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Westlake Produce is large enough to pack a punch, small enough to be nimble

by Chip Carter | January 16, 2011
Westlake Produce Co. in Winter Haven, FL, might not be the biggest player in the Florida citrus game, but it is large enough to provide ample volume of standard and specialty product -- and small enough to remain nimble and cater to its clients.

"We're small enough that we can do things more uniquely. Our ability to pack the 'Always Fresh' brand enables us to produce three or four commodities in a single day if need be. That gives us the ability to offer multiple varieties and keep our inventory fresher, too, while being able to pack for specific needs by customer," said Jack Cain, who came on board with the Los Angeles-based company's Florida division in 2009. "You've got to set yourself apart. Our size and versatility is an asset to our trading partners."

After years in his own company as a transactional buying broker, "The production-based opportunity that Westlake Produce has embraced lured me to bring my trading partners on board with Westlake," said Mr. Cain. He believes that having "skin in the game" as growers and shippers solidifies the partnership with its customers.

Westlake's "Always Fresh" production has increased its market share in citrus this year over last year and sees that trend continuing. In addition to citrus, the company grows, packs and markets Florida and California strawberries, domestic and imported blueberries, and southeastern watermelons and cantaloupes, all packed under its "Always Fresh" brand.

The company's size and diversity mean that Westlake can cater to special needs and take the time to promote unique products like the red-fleshed Cara Cara orange, a cross between Washington and Brazilian Bahia navels that first popped up as a mutation 35 years ago in Venezuela and is now growing in popularity.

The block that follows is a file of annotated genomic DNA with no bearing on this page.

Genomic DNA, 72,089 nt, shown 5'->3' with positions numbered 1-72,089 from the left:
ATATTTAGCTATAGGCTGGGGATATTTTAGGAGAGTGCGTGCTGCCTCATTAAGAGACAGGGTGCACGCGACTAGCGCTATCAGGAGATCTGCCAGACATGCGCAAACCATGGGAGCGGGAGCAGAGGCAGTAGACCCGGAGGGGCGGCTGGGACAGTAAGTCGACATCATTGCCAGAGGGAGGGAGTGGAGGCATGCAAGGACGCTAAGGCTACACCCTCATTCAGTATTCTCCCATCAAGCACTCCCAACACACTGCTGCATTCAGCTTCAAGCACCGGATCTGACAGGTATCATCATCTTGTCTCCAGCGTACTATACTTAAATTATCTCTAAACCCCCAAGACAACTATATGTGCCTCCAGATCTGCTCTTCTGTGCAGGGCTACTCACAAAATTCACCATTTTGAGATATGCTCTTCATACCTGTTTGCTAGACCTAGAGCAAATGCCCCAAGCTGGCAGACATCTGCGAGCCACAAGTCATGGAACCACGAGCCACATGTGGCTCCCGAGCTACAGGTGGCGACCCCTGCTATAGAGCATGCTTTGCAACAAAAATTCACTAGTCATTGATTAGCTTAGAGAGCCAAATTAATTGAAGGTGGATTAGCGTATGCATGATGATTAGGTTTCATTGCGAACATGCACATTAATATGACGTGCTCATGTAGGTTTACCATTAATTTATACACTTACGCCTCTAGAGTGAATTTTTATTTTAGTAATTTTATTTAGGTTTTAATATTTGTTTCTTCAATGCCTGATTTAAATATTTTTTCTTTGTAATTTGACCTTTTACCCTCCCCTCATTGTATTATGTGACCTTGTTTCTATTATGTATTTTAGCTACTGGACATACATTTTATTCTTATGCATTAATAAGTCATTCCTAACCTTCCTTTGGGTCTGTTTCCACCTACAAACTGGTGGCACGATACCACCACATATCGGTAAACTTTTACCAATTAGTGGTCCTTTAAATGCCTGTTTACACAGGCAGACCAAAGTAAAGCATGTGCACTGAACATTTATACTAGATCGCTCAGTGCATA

"What's been a good growth category for us is the special varieties like the Cara Cara, Lee Citrus, temples and tangelos -- items that will differentiate our partners from the mass merchandisers," Mr. Cain said. "We want to offer our customer great eating fruit with unique eating profiles. We look forward to the new varieties that the University of Florida is working on which will open more doors to Florida citrus."

But Westlake of course deals in traditional citrus varieties as well. And despite the worst drought in 15 years and four freeze events over six weeks in December and January, the first half of Westlake's season has been very good.

"This season the sugar content, eating quality, price point and cosmetic appeal of the fruit all have been there," Mr. Cain said. "Milder weather with no hurricanes or heavy tropical storms has given us the prettiest crop appearance in decades. The thing Florida historically has struggled with is external appearance. This is one of the best years I've seen in terms of exterior appearance. And the eating quality is there."

Westlake's first-half of the season success "has given us traction and a nice launching point for promoting Florida citrus moving into mid- and late- season fruit, knowing we may have a shorter season due to a smaller crop volume," Mr. Cain said.

In addition to its own farming operations, Westlake partners with small- to mid-sized growers, many of whom are facing mounting challenges from increased regulation and decreased production. Westlake's goal is to help those farmers succeed, and "we want to grow with them," Mr. Cain said. "Our growth is going to come from doing what we're doing: partnering with small- and mid-sized growers and walking them through those challenges, while fighting to secure sustainable returns for our growers."